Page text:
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Concert Mon Feb 11 2013

Sculpting the new repertory: ICELab at the MCA


Like every classical art form, the avant garde has a canon. It seemed unlikely in their early lives that composers like John Cage and Karlheinz Stockhausen would eventually be an accepted form of entertainment (or, if we shrink from that word, let's say emotional and intellectual stimulation) for a respectable, concert-going crowd. But goalposts, they do move. In any city that of a certain size and cultural infrastructure, you can support a new music group that can play "repertory," and make a return on investment. But even with the most open-minded audience, what's hard then, now, and always is bringing a crowd out for untested talent.

For the International Contemporary Ensemble (ICE), the thrill of the new is always the most important, but introducing crowds to the true unknown is the most important of all. It's why over half of every year's ICE events are given over to young composers. "People come for one fundamental reason: they want something unexpected to happen," says Claire Chase, flutist and artistic director of ICE. While it's fundamentally easier to fill an auditorium with promises of seldom-performed Xenakis pieces or interlaced programs of octet music by Franz Schubert and George Lewis, Chase says ICE is equally drawn to attacking the problems burdening young composers, namely lack of stage time. "It's one of the most optimistic things we can do as humans," says Chase.

For their performance this Saturday at the Museum of Contemporary Art (220 E. Chicago Ave., 7:30 p.m.), ICE performs the works of Carla Kihlstedt (At Night We Walk In Cirlces And Are Consumed By Fire) and Phyllis Chen (Chimers) as part of their ICElab series. In speaking with Chase about ICE's collaboration with Kihlstedt on her piece, she described a process of close collaboration with Kihlstedt, a musician known better for her work in bands like Rabbit Rabbit, Sleepytime Gorilla Museum, and Fred Frith's Casa Nova, as more of an improvisational workshop than a rehearsal, analogous perhaps to Caryl Churchill's method of using her repertory group to improvise and sculpt the script for months along with the author.

As her piece revolves around dreams, Kihlstedt asked members of ICE to discuss their recent dreams during workshops. When guitarist Daniel Lippel described a dream where people walked on stage and de-tuned his guitar mid-song, the band acted this out in person, having Lippel play while dealing with people walking brazenly up to him and fiddling with his tuning pegs. Describing a dream is one level of reaction; experiencing it as a dreamer is a deeper connection. But to act this potentially embarrassing act out in front of a group of real people concretizes the emotions in a way that mere description of the dream cannot. "It was a living, breathing act...not like a performer interpreting a score," said Chase, who noted that the composition was constantly changing up to the last minute as each ensemble member brought a new idea to the work table.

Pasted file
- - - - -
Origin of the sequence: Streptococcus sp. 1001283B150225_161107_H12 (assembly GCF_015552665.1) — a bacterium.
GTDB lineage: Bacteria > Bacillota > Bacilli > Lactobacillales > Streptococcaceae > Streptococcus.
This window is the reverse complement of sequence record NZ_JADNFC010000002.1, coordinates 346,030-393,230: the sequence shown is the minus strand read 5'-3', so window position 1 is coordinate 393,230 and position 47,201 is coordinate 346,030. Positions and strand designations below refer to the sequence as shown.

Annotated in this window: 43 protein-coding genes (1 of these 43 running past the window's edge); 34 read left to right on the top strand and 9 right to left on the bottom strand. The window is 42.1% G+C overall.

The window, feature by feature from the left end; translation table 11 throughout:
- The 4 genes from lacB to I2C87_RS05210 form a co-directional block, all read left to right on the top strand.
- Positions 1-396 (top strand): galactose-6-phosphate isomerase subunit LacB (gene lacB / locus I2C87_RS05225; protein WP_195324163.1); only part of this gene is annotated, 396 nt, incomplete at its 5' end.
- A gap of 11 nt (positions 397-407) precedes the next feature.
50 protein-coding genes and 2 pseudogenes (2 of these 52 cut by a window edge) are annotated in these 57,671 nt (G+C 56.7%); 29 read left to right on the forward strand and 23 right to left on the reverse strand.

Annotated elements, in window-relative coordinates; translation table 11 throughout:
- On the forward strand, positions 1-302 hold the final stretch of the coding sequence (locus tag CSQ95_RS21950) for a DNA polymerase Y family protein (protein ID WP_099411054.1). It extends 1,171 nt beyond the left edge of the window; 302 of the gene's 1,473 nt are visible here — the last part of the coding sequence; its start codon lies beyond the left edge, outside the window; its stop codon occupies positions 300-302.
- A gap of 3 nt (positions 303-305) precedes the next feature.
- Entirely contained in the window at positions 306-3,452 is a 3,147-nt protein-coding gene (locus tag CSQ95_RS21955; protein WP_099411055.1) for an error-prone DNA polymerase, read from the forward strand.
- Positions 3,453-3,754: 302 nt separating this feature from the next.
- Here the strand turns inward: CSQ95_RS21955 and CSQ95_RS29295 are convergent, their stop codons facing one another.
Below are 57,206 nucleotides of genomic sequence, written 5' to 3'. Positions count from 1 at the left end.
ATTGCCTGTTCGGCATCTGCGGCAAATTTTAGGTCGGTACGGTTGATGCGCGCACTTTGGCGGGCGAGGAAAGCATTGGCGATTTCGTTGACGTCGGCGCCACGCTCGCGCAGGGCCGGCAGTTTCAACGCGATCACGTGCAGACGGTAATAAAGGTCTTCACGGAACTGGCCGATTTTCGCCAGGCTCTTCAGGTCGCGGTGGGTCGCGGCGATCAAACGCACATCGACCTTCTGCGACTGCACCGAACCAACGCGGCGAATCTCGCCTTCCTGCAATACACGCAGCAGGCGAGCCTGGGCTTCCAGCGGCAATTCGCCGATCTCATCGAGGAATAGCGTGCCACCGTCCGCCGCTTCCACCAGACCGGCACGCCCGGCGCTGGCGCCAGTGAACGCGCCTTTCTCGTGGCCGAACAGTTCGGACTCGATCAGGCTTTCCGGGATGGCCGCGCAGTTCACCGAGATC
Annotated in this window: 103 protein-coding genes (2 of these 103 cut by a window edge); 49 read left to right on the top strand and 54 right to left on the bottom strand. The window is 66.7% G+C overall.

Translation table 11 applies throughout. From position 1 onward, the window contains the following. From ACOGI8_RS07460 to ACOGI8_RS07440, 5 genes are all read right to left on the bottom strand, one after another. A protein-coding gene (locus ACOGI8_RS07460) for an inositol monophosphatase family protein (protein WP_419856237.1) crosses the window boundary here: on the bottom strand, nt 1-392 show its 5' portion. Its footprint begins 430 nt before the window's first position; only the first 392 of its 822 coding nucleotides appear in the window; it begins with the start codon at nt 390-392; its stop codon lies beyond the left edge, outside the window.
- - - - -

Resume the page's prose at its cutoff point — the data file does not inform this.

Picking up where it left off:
Though the "I" word (Indie Rock) is bandied around a lot to describe Kihlstedt, Chase insists it's not altogether accurate. "Carla is beyond category. Music just pours out of her. She's a classically-training violinist, but this isn't a crossover situation because there are no lines to be crossed; the lines have disappeared completely."

Within the ICElab statement of principles, it's noted that commissioned pieces should be malleable enough to adapt to many different environments, from an intimate room to a football field. "A piece like this could live meaningfully in very different environments," said Chase, who noted that the piece will be performed in Chicago, Washington D.C., and on tour later. As the piece concerns dreams, it could be expanded and modified for years.

ICElab, an experimental program originally planned for four years, is set to end in 2014. Chase says it will almost certainly continue beyond, though perhaps with a different focus. "In 2012, we took on many large projects which were turned into small projects. After 2014, we'll be looking for smaller projects to make larger," noting that the number of composers per year will probably drop from six down to two or three.

The final goal of ICElab is not just a chance for new composers to workshop their pieces for sympathetic audiences. "Our hope is that at the end of the program, we will have created a section of the repertory that will represent some of the most exciting music of our generation," says Chase. "We are hoping that it becomes a model that can be replicable. The more new music being commissioned in the ecosystem, the better off we are all going to be."

It doesn't get more ambitious or optimistic than that.

Tickets are $28, $22 for MCA members, $10 for students. Order here.

Carla Kihlstedt: I. Factual Boy from At Night We Walk in Circles and Are Consumed by Fire (2012) from ICE on Vimeo.

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Feature Thu Dec 31 2015

Our Final Transmission Days

By The Gapers Block Transmission Staff

Transmission staffers share their most cherished memories and moments while writing for Gapers Block.

Read this feature »


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